The DNAinfo archives brought to you by WNYC.
Read the press release here.

Cops Crack Down on Bedford Avenue Vendors

By Meredith Hoffman | August 6, 2012 11:52am

WILLIAMSBURG — Cops have started cracking down on Bedford Avenue's street and sidewalk vendors, after officers said local business owners complained about "excessive" vending this summer.

Cops have made several sweeps of the popular vending strip in recent weeks, including a Saturday sweep July 21 in which they issued six summonses to vendors, Deputy Inspector Terence Hurson of the 94th Precinct said.  Cops said they have issued another five summonses in the past week.

"A number of businesses said they thought the vending was excessive," Hurson said, noting that he often receives more complaints in the summer when vendors flock to Bedford Avenue between Metropolitan Avenue and McCarren Park.

He said the vendors received summonses for a range of alleged infractions, including food trucks parking in front of meters and general vendors selling without a license.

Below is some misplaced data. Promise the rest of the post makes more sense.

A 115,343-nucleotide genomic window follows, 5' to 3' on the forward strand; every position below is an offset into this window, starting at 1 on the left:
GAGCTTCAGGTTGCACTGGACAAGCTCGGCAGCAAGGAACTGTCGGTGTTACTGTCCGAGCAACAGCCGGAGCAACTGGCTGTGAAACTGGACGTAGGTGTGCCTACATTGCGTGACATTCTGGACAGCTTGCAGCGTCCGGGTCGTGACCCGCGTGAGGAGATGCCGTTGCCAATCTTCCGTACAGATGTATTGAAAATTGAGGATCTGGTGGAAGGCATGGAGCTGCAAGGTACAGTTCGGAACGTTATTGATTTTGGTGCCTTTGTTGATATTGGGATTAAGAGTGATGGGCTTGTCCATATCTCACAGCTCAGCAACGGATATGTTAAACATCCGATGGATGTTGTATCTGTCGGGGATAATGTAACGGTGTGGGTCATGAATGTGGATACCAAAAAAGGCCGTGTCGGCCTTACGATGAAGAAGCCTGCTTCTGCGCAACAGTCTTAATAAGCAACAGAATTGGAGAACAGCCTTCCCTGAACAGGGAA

"Some people try to sell books with other items," said Hurson, of vendors trying to skirt the law by claiming they were just book vendors (for which you do not need a license) but then "putting socks at the end of the table."

For a while, some business owners like Aya Kiriyama from Red Lantern boutique on Bedford Avenue by North Sixth Street have complained about the presence of so many vendors.

"They've hurt my business. It's not fair," Kiriyama claimed earlier this year, noting that her only relief is the summer street festival Williamsburg Walks that boots vendors from Bedford Avenue for one afternoon.

But many other business owners and staff said they had experienced no recent problems with the vendors, and claimed they spoke with the vendors themselves if they had any issues.

"I'll go out and talk with them when we have problems," said a bartender at Spike Hill who declined to give his name.

And one regular weekend vendor Nathaniel (who also declined to give his last name) claimed stores were looking for a scapegoat to blame when business was slow.

"Blaming the poor economy on street popcorn," he said, referring to street vendors, "is the worst...Stop blaming the street popcorn."